Sexual harassment works because it undermines respect, shames the person who is being harassed and diminishes his or her power.  Sexual harassment controls using fear and shame.    To get rid of its power, the fear and shame need to be broken.    Speaking out is step one to ending the fear and the shame and to setting clear solid boundaries.

One of the problems highlighted is the multiple meanings conveyed in our language and how we often don’t speak about sex and love directly.  This can lead to misunderstandings.  In addition, men and women communicate differently.   Joking about sex is a more male form of communication.    A number of people have suggested that perhaps harassment isn’t actually as prevalent but that there are just lots of misunderstandings. Unfortunately, this is bullshit.  People in power have used sex and sexuality to harass throughout history.

As an adult, I need to take responsibility for my boundaries.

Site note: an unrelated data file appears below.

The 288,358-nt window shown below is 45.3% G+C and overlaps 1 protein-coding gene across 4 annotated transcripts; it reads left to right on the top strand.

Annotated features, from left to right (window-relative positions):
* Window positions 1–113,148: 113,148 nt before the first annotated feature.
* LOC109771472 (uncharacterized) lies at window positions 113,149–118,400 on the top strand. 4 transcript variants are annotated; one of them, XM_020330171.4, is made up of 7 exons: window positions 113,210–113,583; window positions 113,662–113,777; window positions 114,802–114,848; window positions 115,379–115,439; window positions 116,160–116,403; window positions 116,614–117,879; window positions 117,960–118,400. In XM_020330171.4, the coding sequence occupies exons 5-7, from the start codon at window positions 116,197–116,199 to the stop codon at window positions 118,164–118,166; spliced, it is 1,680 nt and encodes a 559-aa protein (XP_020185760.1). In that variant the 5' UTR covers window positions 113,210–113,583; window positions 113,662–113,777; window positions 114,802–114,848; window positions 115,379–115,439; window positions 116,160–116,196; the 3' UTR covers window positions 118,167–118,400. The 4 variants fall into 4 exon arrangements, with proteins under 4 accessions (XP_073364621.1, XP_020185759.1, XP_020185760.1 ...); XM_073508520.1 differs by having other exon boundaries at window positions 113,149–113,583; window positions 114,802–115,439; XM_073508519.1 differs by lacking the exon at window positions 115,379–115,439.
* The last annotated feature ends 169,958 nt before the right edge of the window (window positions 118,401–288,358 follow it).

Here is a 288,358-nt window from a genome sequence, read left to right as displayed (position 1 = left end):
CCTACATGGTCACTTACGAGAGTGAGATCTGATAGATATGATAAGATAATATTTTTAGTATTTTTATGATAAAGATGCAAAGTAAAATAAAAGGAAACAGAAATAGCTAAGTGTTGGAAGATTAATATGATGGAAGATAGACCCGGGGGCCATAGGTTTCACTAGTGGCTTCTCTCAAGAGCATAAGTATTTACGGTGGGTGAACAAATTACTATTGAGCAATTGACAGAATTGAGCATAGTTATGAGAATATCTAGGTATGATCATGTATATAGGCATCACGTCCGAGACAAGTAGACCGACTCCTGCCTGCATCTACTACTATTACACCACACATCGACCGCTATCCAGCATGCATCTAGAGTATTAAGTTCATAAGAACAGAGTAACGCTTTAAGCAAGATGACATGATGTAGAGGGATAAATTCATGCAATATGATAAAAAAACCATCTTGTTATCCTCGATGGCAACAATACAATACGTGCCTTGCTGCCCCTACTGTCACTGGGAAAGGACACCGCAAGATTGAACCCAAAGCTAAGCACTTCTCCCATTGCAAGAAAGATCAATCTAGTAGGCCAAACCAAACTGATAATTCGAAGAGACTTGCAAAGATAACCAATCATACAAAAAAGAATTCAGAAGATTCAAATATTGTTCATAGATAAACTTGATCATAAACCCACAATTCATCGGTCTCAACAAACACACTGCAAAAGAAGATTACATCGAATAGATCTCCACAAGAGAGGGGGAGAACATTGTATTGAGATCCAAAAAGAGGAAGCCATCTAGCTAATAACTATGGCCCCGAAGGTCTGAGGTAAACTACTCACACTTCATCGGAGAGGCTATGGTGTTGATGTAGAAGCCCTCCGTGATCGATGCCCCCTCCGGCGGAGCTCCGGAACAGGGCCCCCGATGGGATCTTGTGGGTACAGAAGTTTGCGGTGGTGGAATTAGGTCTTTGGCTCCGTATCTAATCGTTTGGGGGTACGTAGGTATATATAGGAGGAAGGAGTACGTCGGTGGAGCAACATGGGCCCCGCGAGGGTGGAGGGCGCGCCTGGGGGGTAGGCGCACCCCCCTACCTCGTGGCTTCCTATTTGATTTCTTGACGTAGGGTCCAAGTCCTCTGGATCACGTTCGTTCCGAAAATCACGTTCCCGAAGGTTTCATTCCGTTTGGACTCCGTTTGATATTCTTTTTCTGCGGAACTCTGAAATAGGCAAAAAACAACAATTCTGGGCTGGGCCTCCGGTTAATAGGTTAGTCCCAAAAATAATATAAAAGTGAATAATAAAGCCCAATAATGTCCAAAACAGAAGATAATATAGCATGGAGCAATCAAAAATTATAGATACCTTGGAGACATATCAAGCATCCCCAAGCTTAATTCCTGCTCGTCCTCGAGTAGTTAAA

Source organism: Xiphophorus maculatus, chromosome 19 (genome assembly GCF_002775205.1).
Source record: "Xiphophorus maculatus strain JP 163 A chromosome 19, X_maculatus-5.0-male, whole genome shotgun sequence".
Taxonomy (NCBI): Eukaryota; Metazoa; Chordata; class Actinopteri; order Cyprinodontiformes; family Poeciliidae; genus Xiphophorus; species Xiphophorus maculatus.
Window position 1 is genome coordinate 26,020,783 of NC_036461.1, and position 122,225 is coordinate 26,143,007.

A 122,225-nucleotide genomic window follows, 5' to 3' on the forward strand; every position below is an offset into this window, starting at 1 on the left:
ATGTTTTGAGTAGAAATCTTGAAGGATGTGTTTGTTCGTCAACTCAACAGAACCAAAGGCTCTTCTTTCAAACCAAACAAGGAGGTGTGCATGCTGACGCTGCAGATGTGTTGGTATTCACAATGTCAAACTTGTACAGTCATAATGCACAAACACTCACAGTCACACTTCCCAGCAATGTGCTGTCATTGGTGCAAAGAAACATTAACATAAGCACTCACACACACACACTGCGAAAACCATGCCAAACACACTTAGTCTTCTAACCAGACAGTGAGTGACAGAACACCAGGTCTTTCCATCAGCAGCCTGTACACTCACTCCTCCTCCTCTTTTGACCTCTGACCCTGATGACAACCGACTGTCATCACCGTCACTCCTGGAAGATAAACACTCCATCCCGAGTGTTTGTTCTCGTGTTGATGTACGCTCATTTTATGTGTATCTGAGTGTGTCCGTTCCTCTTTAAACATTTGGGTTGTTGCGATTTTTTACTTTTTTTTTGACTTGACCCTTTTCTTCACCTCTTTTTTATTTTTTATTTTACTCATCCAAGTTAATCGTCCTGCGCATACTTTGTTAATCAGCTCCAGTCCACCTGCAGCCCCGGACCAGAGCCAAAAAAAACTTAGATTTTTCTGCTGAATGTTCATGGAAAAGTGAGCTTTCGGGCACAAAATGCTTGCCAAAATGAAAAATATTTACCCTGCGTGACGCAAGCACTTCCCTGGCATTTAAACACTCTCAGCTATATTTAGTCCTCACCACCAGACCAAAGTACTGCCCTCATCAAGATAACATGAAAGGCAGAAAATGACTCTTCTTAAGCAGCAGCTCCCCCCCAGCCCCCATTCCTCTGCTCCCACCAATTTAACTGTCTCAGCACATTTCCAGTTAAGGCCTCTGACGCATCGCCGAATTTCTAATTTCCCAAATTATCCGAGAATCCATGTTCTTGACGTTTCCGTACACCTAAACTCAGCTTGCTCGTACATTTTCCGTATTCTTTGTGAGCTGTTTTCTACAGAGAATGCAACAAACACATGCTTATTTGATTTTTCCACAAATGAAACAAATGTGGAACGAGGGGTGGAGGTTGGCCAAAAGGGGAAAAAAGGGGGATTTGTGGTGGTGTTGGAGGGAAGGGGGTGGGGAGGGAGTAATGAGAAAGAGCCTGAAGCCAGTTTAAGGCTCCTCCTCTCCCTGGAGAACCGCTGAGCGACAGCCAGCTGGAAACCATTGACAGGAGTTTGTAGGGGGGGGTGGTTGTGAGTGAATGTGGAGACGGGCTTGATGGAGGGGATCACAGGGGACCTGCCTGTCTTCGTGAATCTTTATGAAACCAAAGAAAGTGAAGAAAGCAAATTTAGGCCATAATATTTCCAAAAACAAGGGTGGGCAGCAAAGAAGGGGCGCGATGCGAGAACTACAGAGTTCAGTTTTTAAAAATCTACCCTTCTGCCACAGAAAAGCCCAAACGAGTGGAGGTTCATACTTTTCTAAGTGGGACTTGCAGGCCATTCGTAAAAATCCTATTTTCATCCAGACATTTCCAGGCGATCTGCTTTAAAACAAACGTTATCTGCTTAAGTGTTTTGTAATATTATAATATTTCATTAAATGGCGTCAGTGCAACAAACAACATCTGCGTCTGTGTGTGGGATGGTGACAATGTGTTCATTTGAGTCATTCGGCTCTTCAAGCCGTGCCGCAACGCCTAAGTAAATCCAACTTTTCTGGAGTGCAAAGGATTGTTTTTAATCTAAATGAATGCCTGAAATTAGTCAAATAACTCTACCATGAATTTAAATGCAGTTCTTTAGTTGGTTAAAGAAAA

There is law in place to address harassment now and although the journey of taking a complaint to court is an awful one, it is still a remedy available to me.  As an adult, I need to be clear about setting my boundaries and speaking out at the first sign of violation.  If someone flirts with me and I find this uncomfortable, I need to say so and I need to make sure that my behaviour is appropriate as well.  It isn’t OK if I flirt and then complain about someone flirting with me.

How do you set boundaries when you haven’t ever really learned the skill?  First examine your own experiences of being a victim of boundary violation or harassment.

  • Sit down and think about the first time you experienced a boundary violation or sexual harassment.  How did you feel at the time?  How did you react?  Did you confront the person who violated you?  Did you tell anyone else?  Were there any sanctions?  How did you feel about the sanctions?  Does this incident still impact you today?  If so, how.  What needs to change to stop the impact?
  • Think about the next experience if there is one and ask yourself the same questions. Notice if you see a pattern of responses, reactions and if you have any new insights.